Shoulder impingement, although a common diagnosis, is still poorly defined. What actually causes the impingement? Well-recognized is the impingement anteriorly that may occur under the coracoacromial (subacromial) arch. This arch or outlet is formed by the coracoid, acromion, and coracoacromial ligament superiorly; the head of the humerus inferiorly. The structures most often affected with this type of impingement are the occupants of the outlet, consisting of the underlying bursa (subacromial), the supraspinatus and the biceps tendon (less often the infraspinatus or teres minor). This space may be decreased by mechanical impingement from the acromion, by soft tissue hypertrophy or inflammation, elevation of the arm to 90 degrees with internal rotation, and weakness of the humeral head depressors (compressors).
More recently a posterior impingement has been described in throwing athletes where the rotator cuff is pinched between the posterosuperior glenoid labrum and the humeral head,1,2 mainly involving the supraspinatus and infraspinatus. It is directly related to functional instability which allows excessive movement superiorly with arm elevation. Impingement of the subscapularis and subscapular bursa at the coracoid process is also a diagnostic consideration with anterior shoulder pain.3
Requirements for smooth stable shoulder movement with adequate tendon/bursal space are:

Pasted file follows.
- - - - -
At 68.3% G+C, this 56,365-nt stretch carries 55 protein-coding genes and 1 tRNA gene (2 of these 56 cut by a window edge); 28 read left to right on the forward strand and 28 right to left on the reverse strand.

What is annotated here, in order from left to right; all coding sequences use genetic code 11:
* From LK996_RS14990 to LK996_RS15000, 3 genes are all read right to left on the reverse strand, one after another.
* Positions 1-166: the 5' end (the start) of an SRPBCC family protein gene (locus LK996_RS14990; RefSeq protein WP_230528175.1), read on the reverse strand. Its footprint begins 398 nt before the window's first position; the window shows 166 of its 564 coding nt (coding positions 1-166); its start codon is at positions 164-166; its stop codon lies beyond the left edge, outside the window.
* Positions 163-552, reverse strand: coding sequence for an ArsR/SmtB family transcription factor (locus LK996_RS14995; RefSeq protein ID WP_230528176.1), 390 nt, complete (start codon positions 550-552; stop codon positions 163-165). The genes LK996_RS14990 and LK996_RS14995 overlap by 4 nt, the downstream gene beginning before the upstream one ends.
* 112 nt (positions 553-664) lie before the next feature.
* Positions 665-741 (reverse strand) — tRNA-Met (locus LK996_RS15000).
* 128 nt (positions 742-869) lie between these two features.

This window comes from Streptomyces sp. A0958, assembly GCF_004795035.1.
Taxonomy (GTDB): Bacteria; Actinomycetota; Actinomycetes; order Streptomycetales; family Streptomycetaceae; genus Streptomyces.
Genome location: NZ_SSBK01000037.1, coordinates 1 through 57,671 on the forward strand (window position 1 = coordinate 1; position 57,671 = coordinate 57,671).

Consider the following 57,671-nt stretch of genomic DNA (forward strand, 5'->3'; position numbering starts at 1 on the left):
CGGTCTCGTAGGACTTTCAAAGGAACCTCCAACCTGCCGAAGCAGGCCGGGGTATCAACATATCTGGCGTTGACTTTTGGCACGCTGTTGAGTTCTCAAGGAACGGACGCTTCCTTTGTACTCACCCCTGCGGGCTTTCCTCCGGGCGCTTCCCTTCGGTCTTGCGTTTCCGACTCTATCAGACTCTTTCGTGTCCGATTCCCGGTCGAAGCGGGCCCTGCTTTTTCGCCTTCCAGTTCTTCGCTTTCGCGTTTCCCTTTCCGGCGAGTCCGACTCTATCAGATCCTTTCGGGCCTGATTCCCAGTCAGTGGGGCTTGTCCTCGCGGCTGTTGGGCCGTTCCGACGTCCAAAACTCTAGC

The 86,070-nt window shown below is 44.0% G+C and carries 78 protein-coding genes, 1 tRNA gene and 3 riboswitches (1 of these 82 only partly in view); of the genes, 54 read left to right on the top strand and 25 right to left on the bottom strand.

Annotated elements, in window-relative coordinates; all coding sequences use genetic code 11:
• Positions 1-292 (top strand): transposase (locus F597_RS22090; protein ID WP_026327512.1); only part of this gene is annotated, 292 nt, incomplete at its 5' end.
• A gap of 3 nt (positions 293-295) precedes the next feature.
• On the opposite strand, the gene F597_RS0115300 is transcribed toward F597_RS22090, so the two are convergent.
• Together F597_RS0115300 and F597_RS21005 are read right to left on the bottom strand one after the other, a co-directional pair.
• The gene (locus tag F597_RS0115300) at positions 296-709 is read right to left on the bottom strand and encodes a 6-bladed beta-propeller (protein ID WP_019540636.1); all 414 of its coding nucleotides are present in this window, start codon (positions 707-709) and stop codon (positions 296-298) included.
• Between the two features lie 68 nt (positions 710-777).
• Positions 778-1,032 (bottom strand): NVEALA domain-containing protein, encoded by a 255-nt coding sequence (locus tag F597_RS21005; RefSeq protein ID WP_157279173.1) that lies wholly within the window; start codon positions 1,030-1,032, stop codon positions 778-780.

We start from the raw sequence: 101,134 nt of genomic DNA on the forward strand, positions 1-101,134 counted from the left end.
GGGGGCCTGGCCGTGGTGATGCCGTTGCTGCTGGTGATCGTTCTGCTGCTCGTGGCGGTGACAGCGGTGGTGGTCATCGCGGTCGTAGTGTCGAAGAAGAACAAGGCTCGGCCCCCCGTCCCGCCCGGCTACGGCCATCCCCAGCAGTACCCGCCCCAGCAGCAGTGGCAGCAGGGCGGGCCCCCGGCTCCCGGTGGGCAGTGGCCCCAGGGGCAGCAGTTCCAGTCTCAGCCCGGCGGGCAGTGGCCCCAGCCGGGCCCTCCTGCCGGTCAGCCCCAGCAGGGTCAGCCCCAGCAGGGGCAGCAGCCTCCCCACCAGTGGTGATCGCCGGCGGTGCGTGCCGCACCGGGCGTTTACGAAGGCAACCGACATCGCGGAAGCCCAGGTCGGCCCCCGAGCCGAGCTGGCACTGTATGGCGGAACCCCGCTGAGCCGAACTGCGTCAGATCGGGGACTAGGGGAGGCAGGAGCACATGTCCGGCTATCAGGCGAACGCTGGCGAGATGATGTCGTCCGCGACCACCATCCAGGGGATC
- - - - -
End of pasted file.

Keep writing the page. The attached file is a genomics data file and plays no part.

- a clear subacromial outlet
- proper synchrony and balance of muscles about the shoulder
- a coupling between the humerus and scapula
- an intact capsule and labrum
- accessory movement or joint play
Although past theories of shoulder impingement have focused on mechanical (surgical) components, the predominance of current literature suggests functional imbalance as the more common factor. In the past, acromial shape was the focus. Either an abnormally "hooked" acromion or osteophyte formation were considered to be mechanical irritants of the subacromial soft tissue: especially with elevation of the arm. Acromial involvement is rare in the young athlete: senior athletes are more often affected. The only exception is persistence of a growth center referred to as an os acromiale in the younger athlete, usually before age 23.4
Evidence for an abnormally shaped acromium is best seen radiographically on an outlet view. This is essentially a lateral scapula view, however the central beam is at the glenohumeral joint with an angulation of about 10-15 degrees caudad.5 Also subacromial osteophytes may be seen on a Zanca view. This is a unilateral AC view with a 10-15 degree cephalad tube tilt.5
Although the scapulohumeral ratio with shoulder elevation has been reported as a 2:1 ratio (gelnohumeral/scapula), this represents an average over the entire range of abduction. During the first 60 degrees, the scapula moves very little unless resistance is added. Doddy et al.,6 found the ratio was closer to 7:1 through the first 30 degrees. They found the ratio from 90 to 150 degrees was close to 1:1. Finally, at end-range abduction, the scapula contributes little to the last 30 degrees of elevation. The scapular movement that does occur is integral to proper positioning of the humeral head for optimum muscle/tendon length, angle, and positioning of the bony glenoid platform under the humeral head. This balancing act at the higher ranges of elevation requires contributions from the rotator cuff and serratus anterior. Therefore, one major component for proper shoulder elevation is scapular positioning and rotator cuff stabilization. This is a synchronous act with all of the rotator cuff participating. Athletes who focus on development of the larger muscles cause an imbalance due to neglect of the crucial (yet less visible) rotator cuff.